Business partnerships have existed since the beginning of commerce, and they exist in different capacities. Consortiums and Joint Ventures are two types of modern business partnerships that share similarities but also differences.
|It usually only requires a contract.
|Asides from the contract, a brand new legal entity is also incorporated.
|There is usually a finite duration of the partnership in the contract.
|It exists until the project or business runs its course.
|The tasks required are performed separately by members of the consortium.
|The members of the partnership commonly share every task.
A consortium is a partnership between two or more individuals, companies, organizations, or governments (or any combination of these entities) to participate in a common activity. It could also be for pooling resources to achieve a common goal.
A joint venture is a legal organization created by two or more persons to engage in joint economic activity. The parties agree to form a new business by each contributing equity, and they will share in the enterprise’s income, costs, and control. The venture might be for a single project only, there is no equity investment for the partners, and the setup is considerably less rigorous.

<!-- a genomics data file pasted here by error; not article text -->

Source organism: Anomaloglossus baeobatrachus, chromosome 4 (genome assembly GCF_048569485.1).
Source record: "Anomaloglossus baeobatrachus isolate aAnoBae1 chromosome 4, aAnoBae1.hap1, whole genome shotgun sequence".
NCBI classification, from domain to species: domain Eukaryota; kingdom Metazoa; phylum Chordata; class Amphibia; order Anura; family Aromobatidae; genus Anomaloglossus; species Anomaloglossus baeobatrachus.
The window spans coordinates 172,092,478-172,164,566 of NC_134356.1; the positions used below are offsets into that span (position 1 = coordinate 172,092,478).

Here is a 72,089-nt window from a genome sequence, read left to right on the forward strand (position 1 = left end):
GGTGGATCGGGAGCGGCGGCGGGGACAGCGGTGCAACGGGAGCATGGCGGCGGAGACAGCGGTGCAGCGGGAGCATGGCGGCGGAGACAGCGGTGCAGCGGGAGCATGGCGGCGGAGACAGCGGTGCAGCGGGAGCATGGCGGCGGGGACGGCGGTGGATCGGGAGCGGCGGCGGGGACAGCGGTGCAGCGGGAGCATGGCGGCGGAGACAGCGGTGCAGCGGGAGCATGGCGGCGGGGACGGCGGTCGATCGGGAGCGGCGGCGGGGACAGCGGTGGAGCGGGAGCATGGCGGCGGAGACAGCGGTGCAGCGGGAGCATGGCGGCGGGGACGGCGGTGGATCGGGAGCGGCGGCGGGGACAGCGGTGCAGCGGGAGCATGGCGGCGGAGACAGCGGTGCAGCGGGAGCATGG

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Each member has a legal position in a consortium, and the consortium’s jurisdiction over them is largely limited to activities related to the joint venture, particularly the profit distribution. This is why a consortium is formed only through a contract that spells out each member’s rights and responsibilities. In Joint ventures, each member is responsible for managing every aspect of the partnership. Creating a Joint Venture requires more than a contract but incorporation as legality; this is why Consortiums are popular in non-profit organizations while Joint Ventures are common in profitable businesses.